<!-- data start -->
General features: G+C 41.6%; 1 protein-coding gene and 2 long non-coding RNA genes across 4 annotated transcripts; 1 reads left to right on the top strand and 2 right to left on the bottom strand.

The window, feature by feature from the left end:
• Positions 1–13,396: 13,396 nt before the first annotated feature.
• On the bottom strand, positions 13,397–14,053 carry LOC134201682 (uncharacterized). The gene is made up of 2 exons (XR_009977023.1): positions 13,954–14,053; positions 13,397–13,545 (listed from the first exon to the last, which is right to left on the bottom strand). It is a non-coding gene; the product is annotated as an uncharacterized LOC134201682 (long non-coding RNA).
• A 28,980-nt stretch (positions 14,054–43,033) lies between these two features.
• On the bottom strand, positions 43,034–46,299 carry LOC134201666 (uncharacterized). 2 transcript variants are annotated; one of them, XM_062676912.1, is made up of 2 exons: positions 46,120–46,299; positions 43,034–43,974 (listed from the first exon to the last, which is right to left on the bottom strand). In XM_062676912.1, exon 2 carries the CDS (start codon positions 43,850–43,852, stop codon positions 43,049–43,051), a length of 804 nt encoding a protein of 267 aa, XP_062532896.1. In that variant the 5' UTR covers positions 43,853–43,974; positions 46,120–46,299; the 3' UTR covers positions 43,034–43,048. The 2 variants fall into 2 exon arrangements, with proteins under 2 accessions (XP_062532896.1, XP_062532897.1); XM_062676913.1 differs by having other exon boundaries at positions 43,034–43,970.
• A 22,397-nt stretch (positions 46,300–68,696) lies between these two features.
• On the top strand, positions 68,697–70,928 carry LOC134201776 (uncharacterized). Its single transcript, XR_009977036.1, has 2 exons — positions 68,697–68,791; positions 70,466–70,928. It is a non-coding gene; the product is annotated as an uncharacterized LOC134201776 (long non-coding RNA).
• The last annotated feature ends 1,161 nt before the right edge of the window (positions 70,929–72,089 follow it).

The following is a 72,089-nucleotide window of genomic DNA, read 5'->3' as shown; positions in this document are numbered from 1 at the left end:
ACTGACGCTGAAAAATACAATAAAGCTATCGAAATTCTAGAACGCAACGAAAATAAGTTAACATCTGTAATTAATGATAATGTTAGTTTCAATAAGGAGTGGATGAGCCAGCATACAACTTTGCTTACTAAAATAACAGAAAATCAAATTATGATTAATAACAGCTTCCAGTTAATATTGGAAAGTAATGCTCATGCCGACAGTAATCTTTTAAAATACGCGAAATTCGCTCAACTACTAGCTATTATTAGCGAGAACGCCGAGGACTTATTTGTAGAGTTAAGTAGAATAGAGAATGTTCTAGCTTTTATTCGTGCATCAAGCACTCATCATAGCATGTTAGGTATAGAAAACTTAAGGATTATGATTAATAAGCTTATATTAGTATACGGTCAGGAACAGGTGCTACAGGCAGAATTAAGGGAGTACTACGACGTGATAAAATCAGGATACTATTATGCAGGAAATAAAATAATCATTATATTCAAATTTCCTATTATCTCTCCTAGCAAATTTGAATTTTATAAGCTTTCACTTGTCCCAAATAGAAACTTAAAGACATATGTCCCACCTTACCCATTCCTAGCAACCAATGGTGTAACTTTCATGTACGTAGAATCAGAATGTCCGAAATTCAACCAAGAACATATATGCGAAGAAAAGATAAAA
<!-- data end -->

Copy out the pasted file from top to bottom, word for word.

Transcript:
General features: G+C 41.6%; 1 protein-coding gene and 2 long non-coding RNA genes across 4 annotated transcripts; 1 reads left to right on the top strand and 2 right to left on the bottom strand.

The window, feature by feature from the left end:
• Positions 1–13,396: 13,396 nt before the first annotated feature.
• On the bottom strand, positions 13,397–14,053 carry LOC134201682 (uncharacterized). The gene is made up of 2 exons (XR_009977023.1): positions 13,954–14,053; positions 13,397–13,545 (listed from the first exon to the last, which is right to left on the bottom strand). It is a non-coding gene; the product is annotated as an uncharacterized LOC134201682 (long non-coding RNA).
• A 28,980-nt stretch (positions 14,054–43,033) lies between these two features.
• On the bottom strand, positions 43,034–46,299 carry LOC134201666 (uncharacterized). 2 transcript variants are annotated; one of them, XM_062676912.1, is made up of 2 exons: positions 46,120–46,299; positions 43,034–43,974 (listed from the first exon to the last, which is right to left on the bottom strand). In XM_062676912.1, exon 2 carries the CDS (start codon positions 43,850–43,852, stop codon positions 43,049–43,051), a length of 804 nt encoding a protein of 267 aa, XP_062532896.1. In that variant the 5' UTR covers positions 43,853–43,974; positions 46,120–46,299; the 3' UTR covers positions 43,034–43,048. The 2 variants fall into 2 exon arrangements, with proteins under 2 accessions (XP_062532896.1, XP_062532897.1); XM_062676913.1 differs by having other exon boundaries at positions 43,034–43,970.
• A 22,397-nt stretch (positions 46,300–68,696) lies between these two features.
• On the top strand, positions 68,697–70,928 carry LOC134201776 (uncharacterized). Its single transcript, XR_009977036.1, has 2 exons — positions 68,697–68,791; positions 70,466–70,928. It is a non-coding gene; the product is annotated as an uncharacterized LOC134201776 (long non-coding RNA).
• The last annotated feature ends 1,161 nt before the right edge of the window (positions 70,929–72,089 follow it).

The following is a 72,089-nucleotide window of genomic DNA, read 5'->3' as shown; positions in this document are numbered from 1 at the left end:
ACTGACGCTGAAAAATACAATAAAGCTATCGAAATTCTAGAACGCAACGAAAATAAGTTAACATCTGTAATTAATGATAATGTTAGTTTCAATAAGGAGTGGATGAGCCAGCATACAACTTTGCTTACTAAAATAACAGAAAATCAAATTATGATTAATAACAGCTTCCAGTTAATATTGGAAAGTAATGCTCATGCCGACAGTAATCTTTTAAAATACGCGAAATTCGCTCAACTACTAGCTATTATTAGCGAGAACGCCGAGGACTTATTTGTAGAGTTAAGTAGAATAGAGAATGTTCTAGCTTTTATTCGTGCATCAAGCACTCATCATAGCATGTTAGGTATAGAAAACTTAAGGATTATGATTAATAAGCTTATATTAGTATACGGTCAGGAACAGGTGCTACAGGCAGAATTAAGGGAGTACTACGACGTGATAAAATCAGGATACTATTATGCAGGAAATAAAATAATCATTATATTCAAATTTCCTATTATCTCTCCTAGCAAATTTGAATTTTATAAGCTTTCACTTGTCCCAAATAGAAACTTAAAGACATATGTCCCACCTTACCCATTCCTAGCAACCAATGGTGTAACTTTCATGTACGTAGAATCAGAATGTCCGAAATTCAACCAAGAACATATATGCGAAGAAAAGATAAAA